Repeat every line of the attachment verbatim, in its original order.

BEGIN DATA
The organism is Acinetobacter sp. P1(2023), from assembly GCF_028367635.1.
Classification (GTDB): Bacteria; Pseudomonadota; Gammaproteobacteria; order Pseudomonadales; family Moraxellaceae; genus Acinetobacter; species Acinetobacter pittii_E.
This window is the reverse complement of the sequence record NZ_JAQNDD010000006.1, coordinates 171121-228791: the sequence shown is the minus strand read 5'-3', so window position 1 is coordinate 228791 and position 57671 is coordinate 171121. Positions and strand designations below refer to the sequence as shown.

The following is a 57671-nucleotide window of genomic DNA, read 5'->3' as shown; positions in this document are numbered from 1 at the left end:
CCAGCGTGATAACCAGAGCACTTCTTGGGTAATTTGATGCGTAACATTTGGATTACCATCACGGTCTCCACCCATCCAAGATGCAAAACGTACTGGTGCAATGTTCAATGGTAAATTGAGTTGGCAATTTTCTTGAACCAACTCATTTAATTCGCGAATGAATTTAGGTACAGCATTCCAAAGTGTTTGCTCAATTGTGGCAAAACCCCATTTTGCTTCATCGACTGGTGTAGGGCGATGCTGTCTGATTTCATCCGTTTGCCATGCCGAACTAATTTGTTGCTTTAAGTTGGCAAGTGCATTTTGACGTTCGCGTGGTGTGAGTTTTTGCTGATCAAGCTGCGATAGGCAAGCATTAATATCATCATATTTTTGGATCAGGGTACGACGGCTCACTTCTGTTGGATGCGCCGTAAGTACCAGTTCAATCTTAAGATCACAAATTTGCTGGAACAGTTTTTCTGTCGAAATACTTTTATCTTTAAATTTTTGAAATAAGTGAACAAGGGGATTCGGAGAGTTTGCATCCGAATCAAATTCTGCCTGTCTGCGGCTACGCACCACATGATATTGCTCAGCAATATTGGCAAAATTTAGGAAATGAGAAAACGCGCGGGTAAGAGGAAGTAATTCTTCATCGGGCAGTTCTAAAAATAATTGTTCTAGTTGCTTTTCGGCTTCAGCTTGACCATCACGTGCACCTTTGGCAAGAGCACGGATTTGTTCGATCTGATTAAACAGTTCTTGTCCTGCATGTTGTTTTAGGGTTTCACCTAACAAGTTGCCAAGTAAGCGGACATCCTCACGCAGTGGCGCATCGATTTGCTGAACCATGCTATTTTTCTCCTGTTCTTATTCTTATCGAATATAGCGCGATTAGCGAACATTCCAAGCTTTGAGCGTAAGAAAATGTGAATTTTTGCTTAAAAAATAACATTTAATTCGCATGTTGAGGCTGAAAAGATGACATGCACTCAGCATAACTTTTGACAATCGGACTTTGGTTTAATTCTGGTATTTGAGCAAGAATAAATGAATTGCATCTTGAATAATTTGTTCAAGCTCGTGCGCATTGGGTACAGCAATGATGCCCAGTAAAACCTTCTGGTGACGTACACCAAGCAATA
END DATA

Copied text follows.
The organism is Acinetobacter sp. P1(2023), from assembly GCF_028367635.1.
Classification (GTDB): Bacteria; Pseudomonadota; Gammaproteobacteria; order Pseudomonadales; family Moraxellaceae; genus Acinetobacter; species Acinetobacter pittii_E.
This window is the reverse complement of the sequence record NZ_JAQNDD010000006.1, coordinates 171121-228791: the sequence shown is the minus strand read 5'-3', so window position 1 is coordinate 228791 and position 57671 is coordinate 171121. Positions and strand designations below refer to the sequence as shown.

The following is a 57671-nucleotide window of genomic DNA, read 5'->3' as shown; positions in this document are numbered from 1 at the left end:
CCAGCGTGATAACCAGAGCACTTCTTGGGTAATTTGATGCGTAACATTTGGATTACCATCACGGTCTCCACCCATCCAAGATGCAAAACGTACTGGTGCAATGTTCAATGGTAAATTGAGTTGGCAATTTTCTTGAACCAACTCATTTAATTCGCGAATGAATTTAGGTACAGCATTCCAAAGTGTTTGCTCAATTGTGGCAAAACCCCATTTTGCTTCATCGACTGGTGTAGGGCGATGCTGTCTGATTTCATCCGTTTGCCATGCCGAACTAATTTGTTGCTTTAAGTTGGCAAGTGCATTTTGACGTTCGCGTGGTGTGAGTTTTTGCTGATCAAGCTGCGATAGGCAAGCATTAATATCATCATATTTTTGGATCAGGGTACGACGGCTCACTTCTGTTGGATGCGCCGTAAGTACCAGTTCAATCTTAAGATCACAAATTTGCTGGAACAGTTTTTCTGTCGAAATACTTTTATCTTTAAATTTTTGAAATAAGTGAACAAGGGGATTCGGAGAGTTTGCATCCGAATCAAATTCTGCCTGTCTGCGGCTACGCACCACATGATATTGCTCAGCAATATTGGCAAAATTTAGGAAATGAGAAAACGCGCGGGTAAGAGGAAGTAATTCTTCATCGGGCAGTTCTAAAAATAATTGTTCTAGTTGCTTTTCGGCTTCAGCTTGACCATCACGTGCACCTTTGGCAAGAGCACGGATTTGTTCGATCTGATTAAACAGTTCTTGTCCTGCATGTTGTTTTAGGGTTTCACCTAACAAGTTGCCAAGTAAGCGGACATCCTCACGCAGTGGCGCATCGATTTGCTGAACCATGCTATTTTTCTCCTGTTCTTATTCTTATCGAATATAGCGCGATTAGCGAACATTCCAAGCTTTGAGCGTAAGAAAATGTGAATTTTTGCTTAAAAAATAACATTTAATTCGCATGTTGAGGCTGAAAAGATGACATGCACTCAGCATAACTTTTGACAATCGGACTTTGGTTTAATTCTGGTATTTGAGCAAGAATAAATGAATTGCATCTTGAATAATTTGTTCAAGCTCGTGCGCATTGGGTACAGCAATGATGCCCAGTAAAACCTTCTGGTGACGTACACCAAGCAATA